So how can the Jindo earn a shot at this ultimate badge of acceptance? According to David Frei, Westminster’s director of communications and the co-host of the show’s television broadcast, there is no schedule or quota to fill when it comes to a breed’s eligibility. Admittance guidelines mostly involve a dog’s “following” in America. As Frei details, the breed must have “an adequate population in this country, a geographical distribution (they can’t all live in California), and a parent club (e.g., the Afghan Hound Club of America) that is advocating and overseeing the breed in this country.” Once the parent club has “done the work” promoting the breed, official AKC status is inevitable.

There is no official Jindo parent club established yet, but Jindo breeders like Kyong T. Chong from Jindo Ranch in the Rio Grande Valley of Texas are devoted to promoting the breed. It’s not easy to import a Jindo from South Korea—the dogs are protected under a Cultural Properties Protection Act—but Chong managed to obtain two dogs with “excellent Jindo qualities” for his breeding program.

Meanwhile, in an effort to elevate the Jindo to world-class status, a Korean organization—the Jindo Dog Promotion and Innovation Agency—offered Jindos to the Los Angeles Police Department in 2011. Chief officers were granted an all-expenses paid trip to Jindo Island, where they chose two puppies for gun detection unit training. The dogs, who were named Daehan and Mingook (collectively meaning “Republic of Korea”), excelled in obedience, but they were too attached to their trainer—focused less on the task at hand than on pleasing their master. Chief K-9 platoon training officer Sergeant Doug Roller told The Los Angeles Times that “the breed required a few more generations of specific selection to weed out unsuitable habits.”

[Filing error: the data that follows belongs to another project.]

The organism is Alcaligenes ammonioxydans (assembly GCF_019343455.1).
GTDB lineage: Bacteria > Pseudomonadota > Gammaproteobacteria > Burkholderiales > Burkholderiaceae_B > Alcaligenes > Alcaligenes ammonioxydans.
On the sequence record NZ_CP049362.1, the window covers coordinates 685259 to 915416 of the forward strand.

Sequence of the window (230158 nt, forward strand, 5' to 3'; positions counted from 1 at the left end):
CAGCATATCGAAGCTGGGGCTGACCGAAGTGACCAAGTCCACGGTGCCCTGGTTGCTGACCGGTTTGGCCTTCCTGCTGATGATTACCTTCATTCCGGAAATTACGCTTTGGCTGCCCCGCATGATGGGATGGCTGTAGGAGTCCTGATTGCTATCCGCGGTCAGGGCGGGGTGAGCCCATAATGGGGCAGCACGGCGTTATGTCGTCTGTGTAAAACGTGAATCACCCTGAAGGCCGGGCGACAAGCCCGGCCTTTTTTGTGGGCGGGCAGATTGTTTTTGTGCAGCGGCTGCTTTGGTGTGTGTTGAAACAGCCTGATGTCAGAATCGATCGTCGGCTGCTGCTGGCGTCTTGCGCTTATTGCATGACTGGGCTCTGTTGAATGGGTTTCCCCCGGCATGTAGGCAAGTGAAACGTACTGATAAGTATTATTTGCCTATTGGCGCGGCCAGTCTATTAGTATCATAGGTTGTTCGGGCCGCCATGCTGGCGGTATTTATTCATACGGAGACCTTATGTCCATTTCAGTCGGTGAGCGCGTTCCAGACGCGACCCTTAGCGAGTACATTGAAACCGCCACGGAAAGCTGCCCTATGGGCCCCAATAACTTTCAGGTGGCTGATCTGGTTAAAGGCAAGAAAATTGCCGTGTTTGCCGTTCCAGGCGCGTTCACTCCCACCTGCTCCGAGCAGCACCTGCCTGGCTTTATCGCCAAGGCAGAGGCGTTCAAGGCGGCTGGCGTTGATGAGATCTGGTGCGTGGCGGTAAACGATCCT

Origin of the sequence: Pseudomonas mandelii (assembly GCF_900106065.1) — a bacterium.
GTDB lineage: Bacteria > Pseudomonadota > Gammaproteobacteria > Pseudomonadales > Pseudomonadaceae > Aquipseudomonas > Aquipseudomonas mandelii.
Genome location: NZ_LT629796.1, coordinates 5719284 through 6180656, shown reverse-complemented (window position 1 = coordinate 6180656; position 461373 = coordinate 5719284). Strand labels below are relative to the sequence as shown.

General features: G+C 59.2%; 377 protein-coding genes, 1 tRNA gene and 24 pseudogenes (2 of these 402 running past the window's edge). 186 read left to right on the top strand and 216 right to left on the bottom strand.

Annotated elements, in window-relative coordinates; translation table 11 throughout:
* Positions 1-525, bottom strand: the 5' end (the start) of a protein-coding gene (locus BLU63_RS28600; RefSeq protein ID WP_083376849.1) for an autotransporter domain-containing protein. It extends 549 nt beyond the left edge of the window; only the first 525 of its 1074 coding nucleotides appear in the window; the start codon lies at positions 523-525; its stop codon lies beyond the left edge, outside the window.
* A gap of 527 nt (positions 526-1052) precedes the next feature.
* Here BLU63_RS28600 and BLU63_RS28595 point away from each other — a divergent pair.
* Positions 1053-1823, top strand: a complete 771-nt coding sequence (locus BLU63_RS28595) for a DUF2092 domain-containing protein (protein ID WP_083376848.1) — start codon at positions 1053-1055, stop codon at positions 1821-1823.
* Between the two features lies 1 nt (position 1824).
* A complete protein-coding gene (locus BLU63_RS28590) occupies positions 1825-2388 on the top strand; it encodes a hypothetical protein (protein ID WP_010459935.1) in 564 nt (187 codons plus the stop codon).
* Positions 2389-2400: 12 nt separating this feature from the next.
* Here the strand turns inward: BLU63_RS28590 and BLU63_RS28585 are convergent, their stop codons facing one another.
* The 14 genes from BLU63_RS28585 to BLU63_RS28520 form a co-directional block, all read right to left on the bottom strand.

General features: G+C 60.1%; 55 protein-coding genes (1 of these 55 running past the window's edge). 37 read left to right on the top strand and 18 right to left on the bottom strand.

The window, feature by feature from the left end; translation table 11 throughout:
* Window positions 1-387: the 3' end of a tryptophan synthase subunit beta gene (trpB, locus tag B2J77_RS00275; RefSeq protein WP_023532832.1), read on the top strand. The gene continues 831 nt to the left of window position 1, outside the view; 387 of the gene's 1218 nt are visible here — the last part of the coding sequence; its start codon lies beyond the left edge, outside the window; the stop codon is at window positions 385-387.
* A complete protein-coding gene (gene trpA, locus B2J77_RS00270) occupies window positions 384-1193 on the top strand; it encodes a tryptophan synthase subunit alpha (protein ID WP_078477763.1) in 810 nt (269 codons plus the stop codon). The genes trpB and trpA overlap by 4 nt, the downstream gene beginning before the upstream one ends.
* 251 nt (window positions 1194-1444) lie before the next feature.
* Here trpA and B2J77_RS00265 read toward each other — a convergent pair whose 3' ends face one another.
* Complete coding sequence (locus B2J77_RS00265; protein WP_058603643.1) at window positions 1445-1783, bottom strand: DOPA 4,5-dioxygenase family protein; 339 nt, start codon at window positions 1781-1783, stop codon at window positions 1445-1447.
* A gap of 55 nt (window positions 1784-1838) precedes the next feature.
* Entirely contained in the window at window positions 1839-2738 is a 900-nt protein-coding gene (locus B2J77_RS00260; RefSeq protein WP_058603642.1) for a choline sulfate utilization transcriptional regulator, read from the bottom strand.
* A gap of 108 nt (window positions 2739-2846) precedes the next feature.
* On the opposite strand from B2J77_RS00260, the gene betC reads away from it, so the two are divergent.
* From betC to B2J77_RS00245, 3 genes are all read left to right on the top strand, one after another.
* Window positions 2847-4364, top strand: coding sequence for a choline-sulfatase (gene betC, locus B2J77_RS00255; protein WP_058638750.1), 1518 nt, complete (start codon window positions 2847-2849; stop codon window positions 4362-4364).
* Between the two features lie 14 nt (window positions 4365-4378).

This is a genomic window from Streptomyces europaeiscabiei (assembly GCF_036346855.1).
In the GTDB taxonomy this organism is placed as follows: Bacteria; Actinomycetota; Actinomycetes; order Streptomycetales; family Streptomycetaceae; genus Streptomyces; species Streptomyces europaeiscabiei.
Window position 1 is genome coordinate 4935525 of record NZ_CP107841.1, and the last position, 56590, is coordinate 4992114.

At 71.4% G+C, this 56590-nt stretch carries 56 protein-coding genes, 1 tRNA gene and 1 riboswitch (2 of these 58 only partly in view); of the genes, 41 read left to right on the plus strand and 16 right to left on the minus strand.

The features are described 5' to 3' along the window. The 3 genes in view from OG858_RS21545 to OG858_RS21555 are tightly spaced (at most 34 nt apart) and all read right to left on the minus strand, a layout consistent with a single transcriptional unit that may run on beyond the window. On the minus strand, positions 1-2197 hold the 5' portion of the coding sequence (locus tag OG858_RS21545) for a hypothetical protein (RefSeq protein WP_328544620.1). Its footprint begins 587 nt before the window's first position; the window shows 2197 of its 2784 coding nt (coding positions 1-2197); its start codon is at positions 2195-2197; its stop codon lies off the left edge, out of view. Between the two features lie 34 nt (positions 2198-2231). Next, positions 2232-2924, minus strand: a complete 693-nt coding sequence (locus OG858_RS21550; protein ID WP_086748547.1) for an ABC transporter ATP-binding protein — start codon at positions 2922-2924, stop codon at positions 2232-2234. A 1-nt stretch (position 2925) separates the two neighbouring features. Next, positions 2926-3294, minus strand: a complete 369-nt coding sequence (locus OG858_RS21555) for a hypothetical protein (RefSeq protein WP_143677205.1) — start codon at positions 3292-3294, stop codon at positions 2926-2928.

But owners who have practiced patience and discipline with their Jindos will emphatically tell you that they’ve earned the trust of a magnificent dog—and been rewarded with a family protector that is as regal as an Afghan hound, as gentle as a Labrador. With the help of various Jindo rescue organizations, like Treasured K-9s and the Jindo Project, the dog has been quietly making its way into American homes for years—if not in the purebred, upper-crust manner of Chihuahuas or poodles. Dr. Phil, for one, adores his two Jindo rescues.

Meanwhile, Jindo owners have reason to be hopeful: Currently, the dogs are recognized by the American Kennel Club’s Foundation Stock Service, a registry that serves as a kind of junior varsity team. While Foundation Stock Service breeds cannot compete in any American Kennel Club events, like Westminster,  dogs do graduate from that list into the main Kennel Club registry. The Portuguese podengo pequeno, another primitive national dog, became a Foundation dog in 2007, just one year before the Jindo. Now it’s on the Westminster stage.

It’s hard to say if or when the Jindo’s moment of glory will arrive. But on that day, a throng of ecstatic Koreans will be there, cheering for their pooch. The fuss will be the equivalent of a Korean Cool Runnings. And when the first Jindo trots into the center arena spotlight, standing as dignified as an imperial guard, the bright flush of excitement in my belly will be one of pride. An entire nation will rejoice, and a whole island of dogs will wag their little tails in camaraderie, because on that day, a canine hero will have achieved an American dream.